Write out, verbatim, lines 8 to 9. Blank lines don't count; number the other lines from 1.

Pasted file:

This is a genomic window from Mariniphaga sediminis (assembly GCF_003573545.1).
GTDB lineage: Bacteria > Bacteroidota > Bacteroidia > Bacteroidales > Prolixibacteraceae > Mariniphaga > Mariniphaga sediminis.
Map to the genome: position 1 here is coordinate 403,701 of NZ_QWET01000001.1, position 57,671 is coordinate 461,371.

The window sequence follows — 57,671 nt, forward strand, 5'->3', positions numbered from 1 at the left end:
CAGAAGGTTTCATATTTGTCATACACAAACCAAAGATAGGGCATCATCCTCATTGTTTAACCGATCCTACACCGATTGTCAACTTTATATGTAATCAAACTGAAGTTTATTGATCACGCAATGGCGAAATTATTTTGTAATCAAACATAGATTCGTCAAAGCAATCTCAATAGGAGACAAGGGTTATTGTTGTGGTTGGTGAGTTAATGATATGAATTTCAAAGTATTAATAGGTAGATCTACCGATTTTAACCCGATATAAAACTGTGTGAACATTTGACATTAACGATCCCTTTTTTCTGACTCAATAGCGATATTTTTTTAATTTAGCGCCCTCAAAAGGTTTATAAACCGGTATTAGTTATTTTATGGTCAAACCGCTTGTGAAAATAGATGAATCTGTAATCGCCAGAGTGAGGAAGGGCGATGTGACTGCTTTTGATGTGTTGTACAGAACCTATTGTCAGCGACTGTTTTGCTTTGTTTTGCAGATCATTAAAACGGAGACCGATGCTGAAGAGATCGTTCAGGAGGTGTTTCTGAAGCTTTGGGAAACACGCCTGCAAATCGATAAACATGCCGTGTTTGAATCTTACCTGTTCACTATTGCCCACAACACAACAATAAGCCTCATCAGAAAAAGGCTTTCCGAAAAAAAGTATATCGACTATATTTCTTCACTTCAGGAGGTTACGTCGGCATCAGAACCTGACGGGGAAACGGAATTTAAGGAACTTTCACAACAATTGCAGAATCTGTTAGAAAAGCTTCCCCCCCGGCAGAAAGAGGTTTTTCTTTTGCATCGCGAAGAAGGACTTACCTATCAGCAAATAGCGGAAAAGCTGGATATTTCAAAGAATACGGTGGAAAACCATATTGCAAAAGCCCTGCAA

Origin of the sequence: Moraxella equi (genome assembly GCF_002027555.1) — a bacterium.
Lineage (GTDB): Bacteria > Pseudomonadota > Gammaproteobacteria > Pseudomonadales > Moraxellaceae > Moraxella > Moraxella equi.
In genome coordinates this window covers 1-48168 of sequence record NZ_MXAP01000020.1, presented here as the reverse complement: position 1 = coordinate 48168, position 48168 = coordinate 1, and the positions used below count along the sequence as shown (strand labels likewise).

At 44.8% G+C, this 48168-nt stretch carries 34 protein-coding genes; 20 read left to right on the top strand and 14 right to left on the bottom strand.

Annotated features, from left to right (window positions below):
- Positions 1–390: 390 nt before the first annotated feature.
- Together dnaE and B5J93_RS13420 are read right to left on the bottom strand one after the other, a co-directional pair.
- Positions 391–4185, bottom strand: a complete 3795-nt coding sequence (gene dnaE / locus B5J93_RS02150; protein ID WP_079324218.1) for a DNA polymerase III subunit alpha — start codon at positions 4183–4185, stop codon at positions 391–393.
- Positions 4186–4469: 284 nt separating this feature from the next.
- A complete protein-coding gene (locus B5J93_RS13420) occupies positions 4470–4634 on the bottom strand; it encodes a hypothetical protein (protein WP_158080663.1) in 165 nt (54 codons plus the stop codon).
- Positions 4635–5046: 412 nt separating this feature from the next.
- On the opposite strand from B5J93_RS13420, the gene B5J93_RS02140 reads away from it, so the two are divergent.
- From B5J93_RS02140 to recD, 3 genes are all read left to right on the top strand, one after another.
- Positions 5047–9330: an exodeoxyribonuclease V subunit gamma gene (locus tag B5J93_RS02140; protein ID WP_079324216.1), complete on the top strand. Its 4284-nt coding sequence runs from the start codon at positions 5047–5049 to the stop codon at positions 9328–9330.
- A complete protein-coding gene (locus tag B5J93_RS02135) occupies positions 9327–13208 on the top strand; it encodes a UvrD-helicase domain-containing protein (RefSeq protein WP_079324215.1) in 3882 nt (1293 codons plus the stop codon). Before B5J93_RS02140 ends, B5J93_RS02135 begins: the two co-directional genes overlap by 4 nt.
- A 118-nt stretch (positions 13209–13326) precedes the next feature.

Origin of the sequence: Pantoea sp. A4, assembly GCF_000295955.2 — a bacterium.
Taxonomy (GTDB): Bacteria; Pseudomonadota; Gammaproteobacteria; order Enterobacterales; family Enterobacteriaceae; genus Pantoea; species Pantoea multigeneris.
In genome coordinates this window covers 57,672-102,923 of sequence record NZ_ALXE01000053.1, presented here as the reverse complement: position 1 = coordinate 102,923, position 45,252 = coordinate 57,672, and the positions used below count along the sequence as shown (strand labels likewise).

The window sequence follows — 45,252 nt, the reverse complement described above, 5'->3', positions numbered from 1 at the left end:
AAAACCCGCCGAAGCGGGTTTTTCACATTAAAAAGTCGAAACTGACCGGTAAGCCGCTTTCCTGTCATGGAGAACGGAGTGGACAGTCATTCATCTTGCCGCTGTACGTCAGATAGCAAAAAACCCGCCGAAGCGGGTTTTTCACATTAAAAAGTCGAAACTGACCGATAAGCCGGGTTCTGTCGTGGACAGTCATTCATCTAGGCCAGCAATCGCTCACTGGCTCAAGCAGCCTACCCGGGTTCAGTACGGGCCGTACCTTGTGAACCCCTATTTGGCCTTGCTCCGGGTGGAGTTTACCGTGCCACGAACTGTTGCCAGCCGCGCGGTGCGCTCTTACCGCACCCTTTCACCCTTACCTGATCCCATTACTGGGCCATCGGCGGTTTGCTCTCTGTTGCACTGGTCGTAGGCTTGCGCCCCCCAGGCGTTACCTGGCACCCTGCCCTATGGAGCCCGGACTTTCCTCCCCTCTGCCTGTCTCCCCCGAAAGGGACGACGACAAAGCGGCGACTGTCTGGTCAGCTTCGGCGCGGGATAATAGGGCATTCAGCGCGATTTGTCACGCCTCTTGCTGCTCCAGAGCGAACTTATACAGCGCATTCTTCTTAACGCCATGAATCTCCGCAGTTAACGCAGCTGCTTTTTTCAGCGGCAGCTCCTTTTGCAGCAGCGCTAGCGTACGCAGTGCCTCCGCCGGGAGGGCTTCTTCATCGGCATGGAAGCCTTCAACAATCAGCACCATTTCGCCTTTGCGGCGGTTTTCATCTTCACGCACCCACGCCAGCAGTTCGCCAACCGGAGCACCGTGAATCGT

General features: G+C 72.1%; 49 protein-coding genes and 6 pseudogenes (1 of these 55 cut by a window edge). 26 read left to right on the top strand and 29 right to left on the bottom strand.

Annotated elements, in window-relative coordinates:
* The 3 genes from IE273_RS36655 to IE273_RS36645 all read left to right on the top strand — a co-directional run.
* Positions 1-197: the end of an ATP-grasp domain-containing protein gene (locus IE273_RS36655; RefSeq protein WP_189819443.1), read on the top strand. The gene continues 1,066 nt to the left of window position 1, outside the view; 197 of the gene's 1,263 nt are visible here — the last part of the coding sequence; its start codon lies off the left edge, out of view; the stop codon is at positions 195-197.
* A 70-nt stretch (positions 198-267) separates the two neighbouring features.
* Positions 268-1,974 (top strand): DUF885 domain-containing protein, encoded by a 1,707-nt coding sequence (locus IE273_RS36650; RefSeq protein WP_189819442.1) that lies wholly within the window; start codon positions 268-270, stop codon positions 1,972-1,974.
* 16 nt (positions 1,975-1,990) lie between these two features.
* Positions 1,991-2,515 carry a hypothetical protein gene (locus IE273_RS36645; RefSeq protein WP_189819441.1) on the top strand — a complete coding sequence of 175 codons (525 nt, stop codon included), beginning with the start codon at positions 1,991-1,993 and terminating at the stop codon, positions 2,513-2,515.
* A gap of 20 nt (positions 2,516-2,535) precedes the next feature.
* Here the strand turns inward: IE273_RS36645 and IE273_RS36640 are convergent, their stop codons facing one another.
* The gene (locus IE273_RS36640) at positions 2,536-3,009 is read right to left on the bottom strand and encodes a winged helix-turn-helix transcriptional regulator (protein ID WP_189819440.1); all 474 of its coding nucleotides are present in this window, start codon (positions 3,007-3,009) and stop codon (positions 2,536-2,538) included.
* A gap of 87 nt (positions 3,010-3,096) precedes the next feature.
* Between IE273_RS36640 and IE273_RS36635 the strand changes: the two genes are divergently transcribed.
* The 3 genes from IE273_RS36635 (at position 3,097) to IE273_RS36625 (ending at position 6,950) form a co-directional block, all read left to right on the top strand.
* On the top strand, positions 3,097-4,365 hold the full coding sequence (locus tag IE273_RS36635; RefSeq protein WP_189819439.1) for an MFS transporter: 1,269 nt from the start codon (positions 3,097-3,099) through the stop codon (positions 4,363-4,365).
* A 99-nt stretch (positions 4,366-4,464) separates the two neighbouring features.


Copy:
In genome coordinates this window covers 1-48168 of sequence record NZ_MXAP01000020.1, presented here as the reverse complement: position 1 = coordinate 48168, position 48168 = coordinate 1, and the positions used below count along the sequence as shown (strand labels likewise).

At 44.8% G+C, this 48168-nt stretch carries 34 protein-coding genes; 20 read left to right on the top strand and 14 right to left on the bottom strand.